Another journal declared that in one sense Mr. Gladstone was perfectly free to choose; that no one had a right to say that a man of sixty-five, who had passed forty-two years in active parliamentary life, was not at liberty to spend the closing years of his existence as he wished. “He, too, has his claims, and he may claim that he shall approach the solemn hour of death in the mode which to him seems most fitting. He has his own notions of the duties of each individual man to himself and to his Master, and he wants to carry them out. The time must in any case have come when the Liberal party would have to get on without Mr. Gladstone. The main duty of the Liberals, as they themselves own, will for some time be to watch the Bills of the Conservatives; and this duty is not one that seems to impose so awful a tax on human powers that Liberals need despair of finding some one capable of adequately fulfilling it.”

Another, again, announced it to be a stupendous misfortune that while still young, as years are counted in English politics, in the fullest vigour of health, with his brain teeming with capacities, with an army of followers ready at his back, Mr. Gladstone should retire from the service of the country which ởwed to him more than to any man now living, and at least as much as to any Premier in her constitutional record.

Marked by especial discrimination and feeling was the tribute given to his merits by his late colleague in the ministry, Mr. Forster, in a speech at the Bradford Chamber of Commerce :

Although all of you and almost every man who takes part in politics knows what Mr. Gladstone's career has been, and knows what he is as regards power and eloquence, yet it is only those who have been brought into close personal contact with him who know what an example he has set in the absolute sincerity, the absolute want of selfishness or self-seeking in the principles and the manner in which he has conducted political life. It is difficult for any one who has not been brought into close contact with him, and seen him under occasions of difficulty such as those in which a colleague has seen him-occasions, I must say, not only of difficulty, but even of temptation—it is difficult for any one who has not been in that position thoroughly to realize what an example of purity, of self-sacrifice, and of disinterestedness he has set to politicians throughout the country, and to what an extent he, as far as he has acted, has raised the tone of political life. I think we should find, however much we may differ from him, and however much we may have expressed that difference—I think we should find that every one according to his power of knowledge recognized that fact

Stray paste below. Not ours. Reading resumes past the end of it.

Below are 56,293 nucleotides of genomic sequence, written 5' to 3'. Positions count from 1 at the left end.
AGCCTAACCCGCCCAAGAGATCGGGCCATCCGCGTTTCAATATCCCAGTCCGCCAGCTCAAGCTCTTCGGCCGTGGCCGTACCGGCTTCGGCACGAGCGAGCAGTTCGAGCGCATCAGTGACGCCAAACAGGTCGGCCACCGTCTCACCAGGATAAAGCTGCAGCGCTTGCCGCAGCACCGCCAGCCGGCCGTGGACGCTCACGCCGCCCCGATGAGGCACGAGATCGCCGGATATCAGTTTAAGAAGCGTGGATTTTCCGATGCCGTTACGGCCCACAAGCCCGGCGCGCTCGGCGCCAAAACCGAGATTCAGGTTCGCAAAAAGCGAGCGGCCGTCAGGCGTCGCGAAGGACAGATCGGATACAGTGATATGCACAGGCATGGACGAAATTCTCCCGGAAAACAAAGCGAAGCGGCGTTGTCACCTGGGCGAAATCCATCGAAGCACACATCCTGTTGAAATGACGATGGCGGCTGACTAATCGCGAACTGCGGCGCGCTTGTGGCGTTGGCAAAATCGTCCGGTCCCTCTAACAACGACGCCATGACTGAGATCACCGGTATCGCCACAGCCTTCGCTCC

. I have only one word to add, and I think it is not unfitting to mention even in this business assembly, that although he has thought proper, from motives personal to himself, which are sufficient for himself and affecting his own personal life, to withdraw from the active leadership of one of the great parties in the State, yet I do not for one agree

that that implies that he will withdraw from party or political life. I am sure that, as men of business—as members of a chamber of commerce—we should be the last persons to desire that. He has many claims upon the gratitude of his fellowcountrymen for the services he has done them, and although perhaps not one of the greatest of those claims, yet a very great claim, is what he has done for commerce and men of business by his advocacy of the true principles of trade, and by his introduction of principles of finance which have had the effect of making the taxes less onerous upon

tradesmen and

upon

individuals than they ever had been before. It certainly is not for me to view with anything but with fear and alarm the thought that he could withdraw his talents and his power entirely from political or parliamentary life. I am sure you will join me in the hope and trust that this will not be the case."

But as it was a settled decree that the eloquent and energetic commander of the Liberal party was to lead its ranks no longer, it became necessary to fix on a substitute. Unfortunately the greater light bad so completely outshone the minor luminaries of its surrounding heavens, that the choice was a difficult one. It was tacitly understood, indeed, that Lord Granville in the Upper House was to hold the chief authority over the party. In the Lower House three among the members of the late Cabinet were named as most eligible for leadership, the Marquis of Hartington, eldest son of the Duke of Devonshire, Mr. Forster, and Mr. Goschen. It was a question on which the choice would rest.